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Cuba's New Tolerance

A massive Protestant rally, on the heels of Pope John Paul's 1998 visit, may signal a relaxing of restrictions in the island nation.


With impassioned chants of "Cristo Vive!"--Christ Lives!--a crowd of Cuban Protestants estimated by officials at more than 100,000 held a historic open-air celebration at Revolution Square in Havana on Sunday in the most recent sign of the Communist government's increasing tolerance of religion.

The rally, attended by President Fidel Castro and other government leaders, was held in the same place where an estimated 500,000 people gathered in January 1998 for a Catholic Mass celebrated by Pope John Paul II. The Cuban Evangelical Celebration at the Plaza of the Revolution was billed by organizers as the largest Protestant event of its kind ever held in a Caribbean nation.

Church leaders gathered at Sunday's rally said the celebration signaled a religious reinvigoration on the island nation that is reaching beyond Catholicism into Cuba's other faith communities, including Pentecostals, Jews and followers of the Afro-Cuban religion known as Santeria.

"After many years of restrictions, we've finally had the opportunity to proclaim the Gospel of Jesus Christ in the open, in the plazas," said the Rev. Hector Hunter, general superintendent of the Assemblies of God in Cuba.

The event was jointly organized by Cuba's 49 Protestant denominations and culminated a monthlong evangelical celebration of outdoor meetings in plazas and stadiums across the island. In sights unseen since the 1959 revolution, evangelists handed out Bibles as they visited Cuban homes and Sunday's rally was broadcast live on state-run television.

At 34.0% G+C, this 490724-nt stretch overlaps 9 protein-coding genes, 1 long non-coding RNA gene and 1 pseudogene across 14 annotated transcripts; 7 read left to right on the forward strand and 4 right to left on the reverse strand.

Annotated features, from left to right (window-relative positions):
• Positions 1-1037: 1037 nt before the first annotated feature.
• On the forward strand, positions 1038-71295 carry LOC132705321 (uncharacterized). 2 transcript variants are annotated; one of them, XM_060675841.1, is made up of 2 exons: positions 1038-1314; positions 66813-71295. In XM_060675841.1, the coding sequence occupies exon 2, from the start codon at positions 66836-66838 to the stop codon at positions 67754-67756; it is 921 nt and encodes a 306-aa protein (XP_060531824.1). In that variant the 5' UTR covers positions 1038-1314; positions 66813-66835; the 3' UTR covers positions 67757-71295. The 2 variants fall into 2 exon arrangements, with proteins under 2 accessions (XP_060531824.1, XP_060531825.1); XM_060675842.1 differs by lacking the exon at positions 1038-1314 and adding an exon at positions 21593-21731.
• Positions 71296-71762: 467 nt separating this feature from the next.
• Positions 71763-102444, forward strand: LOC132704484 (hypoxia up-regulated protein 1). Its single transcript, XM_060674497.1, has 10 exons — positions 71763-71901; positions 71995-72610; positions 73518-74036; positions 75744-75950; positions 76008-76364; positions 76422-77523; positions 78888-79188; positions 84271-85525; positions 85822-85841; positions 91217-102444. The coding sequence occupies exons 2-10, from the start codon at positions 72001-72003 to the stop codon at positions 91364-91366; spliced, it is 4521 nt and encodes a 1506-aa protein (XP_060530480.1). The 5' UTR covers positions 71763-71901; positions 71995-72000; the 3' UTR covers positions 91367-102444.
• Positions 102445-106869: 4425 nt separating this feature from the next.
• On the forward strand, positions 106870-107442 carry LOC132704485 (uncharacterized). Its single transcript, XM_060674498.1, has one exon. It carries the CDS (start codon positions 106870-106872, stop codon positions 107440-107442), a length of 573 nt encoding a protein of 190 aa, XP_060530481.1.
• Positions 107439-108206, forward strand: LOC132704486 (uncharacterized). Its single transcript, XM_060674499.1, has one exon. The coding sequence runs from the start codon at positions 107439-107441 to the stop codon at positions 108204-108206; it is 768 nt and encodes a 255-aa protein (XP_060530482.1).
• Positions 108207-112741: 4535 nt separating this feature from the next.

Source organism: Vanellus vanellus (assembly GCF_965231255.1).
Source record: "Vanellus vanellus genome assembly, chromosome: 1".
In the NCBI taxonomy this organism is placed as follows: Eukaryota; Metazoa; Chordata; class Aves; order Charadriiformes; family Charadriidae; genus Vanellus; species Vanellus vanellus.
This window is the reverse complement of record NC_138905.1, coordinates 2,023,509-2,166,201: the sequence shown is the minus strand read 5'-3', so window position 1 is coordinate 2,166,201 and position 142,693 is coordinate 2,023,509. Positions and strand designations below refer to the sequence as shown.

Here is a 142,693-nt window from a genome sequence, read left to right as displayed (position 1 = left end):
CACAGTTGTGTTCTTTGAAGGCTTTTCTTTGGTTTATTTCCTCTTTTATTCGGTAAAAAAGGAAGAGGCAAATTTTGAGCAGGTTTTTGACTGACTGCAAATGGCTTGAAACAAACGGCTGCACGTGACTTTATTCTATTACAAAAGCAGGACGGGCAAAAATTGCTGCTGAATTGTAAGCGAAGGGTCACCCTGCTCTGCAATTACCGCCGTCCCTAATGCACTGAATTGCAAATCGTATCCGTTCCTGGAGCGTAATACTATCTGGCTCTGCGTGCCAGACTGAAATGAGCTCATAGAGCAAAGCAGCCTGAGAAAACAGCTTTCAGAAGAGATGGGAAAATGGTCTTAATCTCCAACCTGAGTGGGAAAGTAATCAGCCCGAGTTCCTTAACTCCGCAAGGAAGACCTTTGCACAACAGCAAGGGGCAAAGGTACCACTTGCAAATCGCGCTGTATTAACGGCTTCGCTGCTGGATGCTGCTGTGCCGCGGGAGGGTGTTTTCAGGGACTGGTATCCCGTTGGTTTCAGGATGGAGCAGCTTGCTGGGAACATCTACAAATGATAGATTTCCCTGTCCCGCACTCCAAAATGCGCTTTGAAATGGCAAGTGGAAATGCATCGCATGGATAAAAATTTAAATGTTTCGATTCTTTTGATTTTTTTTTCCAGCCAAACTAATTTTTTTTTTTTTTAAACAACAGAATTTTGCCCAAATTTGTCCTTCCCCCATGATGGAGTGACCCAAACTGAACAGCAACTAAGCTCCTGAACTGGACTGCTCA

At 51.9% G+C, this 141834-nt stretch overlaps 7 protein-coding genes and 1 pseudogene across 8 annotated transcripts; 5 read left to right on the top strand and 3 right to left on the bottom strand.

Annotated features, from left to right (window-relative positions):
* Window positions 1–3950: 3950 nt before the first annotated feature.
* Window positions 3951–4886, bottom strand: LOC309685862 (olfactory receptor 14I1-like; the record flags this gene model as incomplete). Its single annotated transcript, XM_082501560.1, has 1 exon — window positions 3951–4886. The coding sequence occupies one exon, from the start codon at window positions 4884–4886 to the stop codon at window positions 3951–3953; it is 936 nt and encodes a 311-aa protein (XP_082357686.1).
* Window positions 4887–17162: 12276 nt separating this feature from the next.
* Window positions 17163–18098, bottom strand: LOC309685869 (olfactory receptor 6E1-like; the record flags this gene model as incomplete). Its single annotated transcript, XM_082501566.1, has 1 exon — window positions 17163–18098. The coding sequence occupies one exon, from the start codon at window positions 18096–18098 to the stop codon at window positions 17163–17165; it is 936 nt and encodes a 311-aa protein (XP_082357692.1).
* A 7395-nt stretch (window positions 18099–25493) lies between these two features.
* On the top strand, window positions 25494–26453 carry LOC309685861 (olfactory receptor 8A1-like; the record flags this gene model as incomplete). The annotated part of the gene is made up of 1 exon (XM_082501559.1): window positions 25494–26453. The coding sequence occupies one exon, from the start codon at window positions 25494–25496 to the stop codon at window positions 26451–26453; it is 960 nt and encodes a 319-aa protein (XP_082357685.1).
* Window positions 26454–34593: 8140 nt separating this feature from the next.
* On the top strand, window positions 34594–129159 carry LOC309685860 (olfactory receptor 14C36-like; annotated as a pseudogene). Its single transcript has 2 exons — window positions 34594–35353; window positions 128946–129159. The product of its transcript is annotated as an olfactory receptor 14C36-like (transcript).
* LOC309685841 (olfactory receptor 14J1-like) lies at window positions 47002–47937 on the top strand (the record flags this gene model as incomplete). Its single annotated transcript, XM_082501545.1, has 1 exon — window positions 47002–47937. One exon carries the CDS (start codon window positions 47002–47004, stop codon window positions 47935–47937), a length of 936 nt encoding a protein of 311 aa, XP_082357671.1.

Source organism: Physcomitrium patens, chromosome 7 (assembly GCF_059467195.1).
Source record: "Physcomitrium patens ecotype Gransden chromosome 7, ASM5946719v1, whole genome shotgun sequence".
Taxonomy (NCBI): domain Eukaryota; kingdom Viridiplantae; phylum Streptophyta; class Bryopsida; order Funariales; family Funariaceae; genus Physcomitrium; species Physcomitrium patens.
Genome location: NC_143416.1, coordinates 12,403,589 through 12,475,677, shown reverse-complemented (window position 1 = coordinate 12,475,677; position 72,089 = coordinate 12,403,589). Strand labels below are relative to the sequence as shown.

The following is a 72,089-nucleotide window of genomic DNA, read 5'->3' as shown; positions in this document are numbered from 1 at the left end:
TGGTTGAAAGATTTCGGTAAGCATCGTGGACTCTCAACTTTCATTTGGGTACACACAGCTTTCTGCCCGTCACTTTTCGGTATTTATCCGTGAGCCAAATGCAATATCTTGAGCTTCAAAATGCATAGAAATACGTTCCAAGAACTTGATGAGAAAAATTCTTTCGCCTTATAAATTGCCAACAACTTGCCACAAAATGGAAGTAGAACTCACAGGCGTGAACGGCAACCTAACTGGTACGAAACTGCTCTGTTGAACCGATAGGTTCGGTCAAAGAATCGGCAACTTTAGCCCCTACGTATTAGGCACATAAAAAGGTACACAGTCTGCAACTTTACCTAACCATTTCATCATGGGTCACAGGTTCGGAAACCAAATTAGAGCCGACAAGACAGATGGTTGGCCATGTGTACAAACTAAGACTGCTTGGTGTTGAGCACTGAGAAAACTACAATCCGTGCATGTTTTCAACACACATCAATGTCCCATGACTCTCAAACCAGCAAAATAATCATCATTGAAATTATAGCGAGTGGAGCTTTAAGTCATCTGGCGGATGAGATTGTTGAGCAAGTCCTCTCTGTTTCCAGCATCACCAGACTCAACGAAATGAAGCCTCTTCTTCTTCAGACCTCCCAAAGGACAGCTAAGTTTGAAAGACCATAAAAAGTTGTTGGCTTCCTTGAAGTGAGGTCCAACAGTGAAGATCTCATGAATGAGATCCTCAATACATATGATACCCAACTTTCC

As the economic situation has worsened in Cuba, religious scholars say that there has been an increased turning to faith as a source of comfort and explanation for suffering. In a 1994 poll conducted by CID-Gallup of Costa Rica, 20% of Cubans said they had attended church in the past month.

All religions have experienced growth and new churches have sprung up. Most notable is the Assemblies of God, which in the last 10 years has grown from 89 churches to more than 2,000.

Even so, restrictions on religious freedom remain and Cuba remains one of the most secular nations in Latin America. Though religious liberty has become more visible in the past year, evangelical Christians say that Catholics have been the main beneficiaries. House churches, where much of the Pentecostal worship takes place, still must be registered with the government, and new church construction is limited.

Several Cuban church leaders also believe the Communist government is using religious rallies as a way of lobbying the United States government to end the U.S. trade embargo, which religious leaders in many faiths have criticized.

"I don't believe the government has fundamentally changed their plan. But they have become more humanized in acceptance and tolerance by giving space to the churches. Perhaps the strength of the church makes them think twice," Hunter said.


Garcia reported from Cuba and Ramirez reported from Los Angeles.

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